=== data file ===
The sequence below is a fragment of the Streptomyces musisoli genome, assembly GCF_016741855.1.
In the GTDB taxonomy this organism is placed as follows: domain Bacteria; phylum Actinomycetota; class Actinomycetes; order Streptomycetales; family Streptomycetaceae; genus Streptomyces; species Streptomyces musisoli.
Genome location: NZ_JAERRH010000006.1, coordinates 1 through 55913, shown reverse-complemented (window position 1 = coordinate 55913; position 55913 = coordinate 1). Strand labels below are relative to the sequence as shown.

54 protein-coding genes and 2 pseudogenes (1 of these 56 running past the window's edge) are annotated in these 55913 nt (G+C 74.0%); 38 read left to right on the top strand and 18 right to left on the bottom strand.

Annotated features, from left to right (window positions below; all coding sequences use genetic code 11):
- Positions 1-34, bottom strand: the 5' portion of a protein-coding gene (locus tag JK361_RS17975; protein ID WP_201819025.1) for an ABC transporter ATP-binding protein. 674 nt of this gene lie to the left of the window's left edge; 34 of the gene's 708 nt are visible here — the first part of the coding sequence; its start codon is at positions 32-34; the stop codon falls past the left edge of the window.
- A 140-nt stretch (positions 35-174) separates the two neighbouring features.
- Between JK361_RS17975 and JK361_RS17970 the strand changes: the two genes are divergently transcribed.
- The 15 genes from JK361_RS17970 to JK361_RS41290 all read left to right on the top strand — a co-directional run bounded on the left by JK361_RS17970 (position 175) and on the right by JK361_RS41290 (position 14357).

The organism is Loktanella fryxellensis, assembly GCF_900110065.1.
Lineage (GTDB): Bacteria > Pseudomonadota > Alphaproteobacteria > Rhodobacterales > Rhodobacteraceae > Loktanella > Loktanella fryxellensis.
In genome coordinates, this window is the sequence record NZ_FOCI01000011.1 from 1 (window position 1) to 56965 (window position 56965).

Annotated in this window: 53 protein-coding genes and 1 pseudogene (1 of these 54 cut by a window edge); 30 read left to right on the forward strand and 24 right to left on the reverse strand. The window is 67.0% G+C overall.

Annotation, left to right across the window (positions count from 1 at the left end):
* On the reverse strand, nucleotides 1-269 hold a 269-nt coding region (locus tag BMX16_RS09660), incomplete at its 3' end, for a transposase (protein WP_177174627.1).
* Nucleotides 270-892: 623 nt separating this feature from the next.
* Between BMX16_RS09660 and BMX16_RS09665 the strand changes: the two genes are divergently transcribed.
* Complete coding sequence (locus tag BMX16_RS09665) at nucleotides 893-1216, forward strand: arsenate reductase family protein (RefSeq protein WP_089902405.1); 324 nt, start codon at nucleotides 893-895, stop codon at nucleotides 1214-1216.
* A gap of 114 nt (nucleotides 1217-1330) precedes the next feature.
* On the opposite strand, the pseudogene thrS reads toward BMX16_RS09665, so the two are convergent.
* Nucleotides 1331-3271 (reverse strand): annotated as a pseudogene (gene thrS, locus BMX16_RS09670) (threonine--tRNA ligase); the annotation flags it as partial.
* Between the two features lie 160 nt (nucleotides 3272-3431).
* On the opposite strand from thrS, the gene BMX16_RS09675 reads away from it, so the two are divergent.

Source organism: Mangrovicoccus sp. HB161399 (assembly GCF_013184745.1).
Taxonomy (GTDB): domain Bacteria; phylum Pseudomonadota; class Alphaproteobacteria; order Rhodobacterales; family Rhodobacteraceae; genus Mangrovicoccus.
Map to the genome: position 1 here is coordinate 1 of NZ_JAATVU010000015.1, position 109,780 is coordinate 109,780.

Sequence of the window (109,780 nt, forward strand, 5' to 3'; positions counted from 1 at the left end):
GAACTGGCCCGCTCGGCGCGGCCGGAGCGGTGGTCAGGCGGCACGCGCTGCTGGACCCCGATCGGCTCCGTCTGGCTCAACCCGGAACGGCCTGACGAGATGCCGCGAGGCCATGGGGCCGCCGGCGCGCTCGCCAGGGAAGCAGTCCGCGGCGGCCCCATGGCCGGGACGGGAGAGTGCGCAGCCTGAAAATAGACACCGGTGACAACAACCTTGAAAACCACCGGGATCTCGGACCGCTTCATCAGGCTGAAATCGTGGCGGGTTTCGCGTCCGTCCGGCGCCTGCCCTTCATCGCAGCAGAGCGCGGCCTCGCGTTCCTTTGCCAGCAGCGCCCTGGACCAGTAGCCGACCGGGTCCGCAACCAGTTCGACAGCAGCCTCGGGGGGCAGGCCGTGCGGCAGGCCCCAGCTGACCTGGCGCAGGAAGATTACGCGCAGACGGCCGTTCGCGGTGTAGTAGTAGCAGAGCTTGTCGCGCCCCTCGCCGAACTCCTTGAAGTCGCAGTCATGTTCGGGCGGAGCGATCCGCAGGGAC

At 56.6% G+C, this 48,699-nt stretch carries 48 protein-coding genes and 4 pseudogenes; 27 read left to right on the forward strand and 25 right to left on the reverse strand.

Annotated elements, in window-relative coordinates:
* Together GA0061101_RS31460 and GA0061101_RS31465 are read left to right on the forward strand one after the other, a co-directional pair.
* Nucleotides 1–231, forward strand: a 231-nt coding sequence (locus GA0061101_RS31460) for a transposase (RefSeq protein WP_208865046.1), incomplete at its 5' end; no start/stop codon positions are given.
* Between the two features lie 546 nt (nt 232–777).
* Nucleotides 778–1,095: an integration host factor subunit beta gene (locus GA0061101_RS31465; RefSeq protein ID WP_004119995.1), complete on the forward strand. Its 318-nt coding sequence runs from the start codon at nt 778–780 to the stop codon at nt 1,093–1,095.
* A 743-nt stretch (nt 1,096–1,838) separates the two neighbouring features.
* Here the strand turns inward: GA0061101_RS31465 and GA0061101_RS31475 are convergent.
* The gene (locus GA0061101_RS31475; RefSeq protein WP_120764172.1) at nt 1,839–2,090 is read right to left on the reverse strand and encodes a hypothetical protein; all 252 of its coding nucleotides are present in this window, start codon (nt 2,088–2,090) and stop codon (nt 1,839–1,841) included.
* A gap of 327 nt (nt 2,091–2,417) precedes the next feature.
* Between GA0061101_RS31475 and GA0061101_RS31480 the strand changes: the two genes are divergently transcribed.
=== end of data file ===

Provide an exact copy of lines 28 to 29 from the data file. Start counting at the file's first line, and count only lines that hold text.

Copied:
GAACTGGCCCGCTCGGCGCGGCCGGAGCGGTGGTCAGGCGGCACGCGCTGCTGGACCCCGATCGGCTCCGTCTGGCTCAACCCGGAACGGCCTGACGAGATGCCGCGAGGCCATGGGGCCGCCGGCGCGCTCGCCAGGGAAGCAGTCCGCGGCGGCCCCATGGCCGGGACGGGAGAGTGCGCAGCCTGAAAATAGACACCGGTGACAACAACCTTGAAAACCACCGGGATCTCGGACCGCTTCATCAGGCTGAAATCGTGGCGGGTTTCGCGTCCGTCCGGCGCCTGCCCTTCATCGCAGCAGAGCGCGGCCTCGCGTTCCTTTGCCAGCAGCGCCCTGGACCAGTAGCCGACCGGGTCCGCAACCAGTTCGACAGCAGCCTCGGGGGGCAGGCCGTGCGGCAGGCCCCAGCTGACCTGGCGCAGGAAGATTACGCGCAGACGGCCGTTCGCGGTGTAGTAGTAGCAGAGCTTGTCGCGCCCCTCGCCGAACTCCTTGAAGTCGCAGTCATGTTCGGGCGGAGCGATCCGCAGGGAC

At 56.6% G+C, this 48,699-nt stretch carries 48 protein-coding genes and 4 pseudogenes; 27 read left to right on the forward strand and 25 right to left on the reverse strand.